Yesterday my cat Elsie was hit by a car. And I shall miss her.
So yes, this is an ode to her. But it’s also a thank you to my kind neighbors.
You might think it is a not appropriate thing to write about the burial of a cat on Memorial day. I shall segue it thus: My father was a Navy man. My brother wrote a beautiful tribute to his service in the Navy HERE.
One of the few times I ever saw my father cry was when he returned from a business trip back when I was a teenager in Cedar City, Utah.
He’d been seated on the plane next to this woman who had recently lost her cat. And in retelling the story, my father cried. “She really loved that cat!” he said, wiping his eyes of uncharacteristic tears. Granted he was tired. But he understood, even though he was not a pet person. And I think he would understand now.
I have had Elsie for almost seven years. Here in Iowa, we have many riches, one of the chief amongst them being the ability to pluck little kittens right off the street! Hence the constant need to fight becoming the Cat Lady of Rolfe.
That long ago spring, my sister Julie informed me they had a mother and her kittens living in one of their little outbuildings.
We approached the building. The mother cat, seeing us, ran away. We looked at each little kitten one by one, and I picked out Elsie, a pretty black and white “tuxedo” cat. She was far too tiny to take right then, so we said our goodbyes and left.
That was one good cat mother. She moved her kittens away and I wasn’t sure if we would ever find them again. But several days later we did! Or rather, Julie did. They were at the side of an abandoned house. When a week had passed and it was time, Julie bravely made her way through the overgrown bushes, picking out the distinctive cat with the white just so over her eye and the little black dot on her nose, and that was that.
I held her tiny body right here at this desk as I soothed her. She was so scared! As was only natural, as you can imagine. But winters here are very hard for outdoor stray cats, so in a way I rescued her. She rescued me back, many times.
Elsie was affectionate enough, but what I loved most about her was that she would follow me everywhere. She would rarely beg for pettings (although she got them plenty), she would simply lie at my feet wherever I was in the house. It was as if she just happened to be going the same place I was. At the same time. And it was oddly comforting to have her there.
She was my snacker and beggar of milk. My other cat Lily is as fat as a folk art cat, but Elsie is the one who would beg for milk and treats. Of course she got them! It is Elsie’s tiny green footprints that are on my dining room floor from the time I thought it would be a good idea to paint my kitchen floor (long since stripped and stained).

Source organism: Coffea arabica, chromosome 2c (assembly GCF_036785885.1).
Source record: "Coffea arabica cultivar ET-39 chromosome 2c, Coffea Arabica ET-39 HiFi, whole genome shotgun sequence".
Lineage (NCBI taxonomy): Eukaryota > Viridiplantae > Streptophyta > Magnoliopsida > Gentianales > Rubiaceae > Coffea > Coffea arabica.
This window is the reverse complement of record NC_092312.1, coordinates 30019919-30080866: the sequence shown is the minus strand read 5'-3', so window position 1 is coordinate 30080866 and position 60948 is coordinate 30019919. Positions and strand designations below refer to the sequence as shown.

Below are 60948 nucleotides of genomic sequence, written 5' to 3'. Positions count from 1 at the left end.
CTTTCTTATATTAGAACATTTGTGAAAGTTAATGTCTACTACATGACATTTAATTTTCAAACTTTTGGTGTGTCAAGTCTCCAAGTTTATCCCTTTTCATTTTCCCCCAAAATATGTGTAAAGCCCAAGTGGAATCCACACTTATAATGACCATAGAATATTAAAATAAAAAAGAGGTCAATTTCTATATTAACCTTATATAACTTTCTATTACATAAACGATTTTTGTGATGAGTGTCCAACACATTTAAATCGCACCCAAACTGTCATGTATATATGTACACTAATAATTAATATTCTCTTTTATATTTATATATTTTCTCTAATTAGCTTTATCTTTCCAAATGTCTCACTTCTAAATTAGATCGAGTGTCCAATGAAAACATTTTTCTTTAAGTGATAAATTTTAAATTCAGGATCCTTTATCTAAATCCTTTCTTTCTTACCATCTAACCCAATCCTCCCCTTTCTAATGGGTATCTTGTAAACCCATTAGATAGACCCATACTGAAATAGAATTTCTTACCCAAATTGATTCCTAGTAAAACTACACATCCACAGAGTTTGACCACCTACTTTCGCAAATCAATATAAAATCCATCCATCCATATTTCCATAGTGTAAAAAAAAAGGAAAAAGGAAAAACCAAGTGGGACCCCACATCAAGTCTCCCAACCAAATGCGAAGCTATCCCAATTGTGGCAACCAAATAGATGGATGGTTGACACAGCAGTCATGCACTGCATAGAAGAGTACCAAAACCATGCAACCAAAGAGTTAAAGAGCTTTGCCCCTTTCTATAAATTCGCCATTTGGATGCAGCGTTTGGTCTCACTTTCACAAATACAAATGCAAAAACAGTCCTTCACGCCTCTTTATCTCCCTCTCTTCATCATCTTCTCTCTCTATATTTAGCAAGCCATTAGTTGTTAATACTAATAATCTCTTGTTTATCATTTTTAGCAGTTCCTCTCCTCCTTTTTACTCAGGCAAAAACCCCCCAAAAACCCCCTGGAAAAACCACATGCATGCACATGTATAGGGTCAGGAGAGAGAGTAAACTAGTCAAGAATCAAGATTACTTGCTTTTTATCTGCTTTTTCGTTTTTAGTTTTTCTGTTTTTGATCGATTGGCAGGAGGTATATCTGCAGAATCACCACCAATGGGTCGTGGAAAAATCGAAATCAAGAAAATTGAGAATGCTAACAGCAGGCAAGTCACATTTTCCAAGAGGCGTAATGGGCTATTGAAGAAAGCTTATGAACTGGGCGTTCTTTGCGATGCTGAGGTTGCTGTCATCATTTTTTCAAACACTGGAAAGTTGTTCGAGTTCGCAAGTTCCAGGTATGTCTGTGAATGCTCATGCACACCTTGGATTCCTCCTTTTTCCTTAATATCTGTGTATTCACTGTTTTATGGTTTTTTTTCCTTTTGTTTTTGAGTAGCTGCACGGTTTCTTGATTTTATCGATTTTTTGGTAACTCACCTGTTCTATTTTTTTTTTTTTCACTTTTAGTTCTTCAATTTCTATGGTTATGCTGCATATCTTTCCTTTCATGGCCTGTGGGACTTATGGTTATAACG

So, yes. I shall miss her. But at the same time, I am grateful for good neighbors. First for the one who saw it happen and who kindly came and told me, which is not an easy thing to do.
Second, I am grateful to my other neighbors across the way, a wife, a husband and their toddler son. The husband went and checked Elsie for me, lying so pristinely in the street as if she were only sleeping but not responding to my calls. He gently picked her up, confirming my fears and took her at my request to my other house behind me. Julie and Scott pulled up as he was getting a spade, I fetched my two shovels and together they dug as I cried and went back and forth trying to find my other cat Lily and tried not to look at Elsie my love.
There was even a funny moment, although I didn’t hear about it until later and didn’t smile about it until then. The young toddler was right by Elsie’s side the entire time preparations were being made. Julie later told me that his mother confided how happy he was. Because he had desperately wanted to pet a cat, but none would ever let him. Elsie did! So he was happy as a clam, and petted to his heart’s content.
Well, one takes one’s smiles from wherever one can.
We found rocks to put on the grave and a plaque from my garden at Julie’s suggestion. I noticed that one of the rocks was not only nice and flat with a base to stand upon, it was shaped like a cat! So I painted it. And there she lays. And I shall miss her. And I’m thankful for so many good people.
Now to search the streets once again.
I held her when she was very little. She was a sweet cat and so pretty to look at. I’m glad she had such a nice burial and such a pretty marker.
Thank you, Mom! It was very therapeutic, painting that rock. I love you!
I was so sorry to hear about Elsie:( She does have a pretty marker and buried under a beautiful tree,thanks for sharing.
Thank you, Ardyth! It’s the first time I’ve had a pet buried on my property. I have yet to discover if it’s going to be a comfort or a painful reminder. I bet a comfort! I hope so!
Oh Ruthie, I’m so sorry to hear of the loss of one of your “furry babies”. I do believe that they have souls and that she is following your daddy around right now, begging, and waiting for your time to join them. Love to you, now and always!
What a lovely thought! Not for my dad, unless he’s changed. I bet he has!
Thank you, Melody.
So sorry to hear of your beloved cat’s passing but I know she had a lovely life with you!
Lots of love
She did! She did have a good life with me! She was very much loved. I take a lot of comfort in that. “If only, if only,” the woodpecker sighed..(Holes). Thank you, Rhiannon!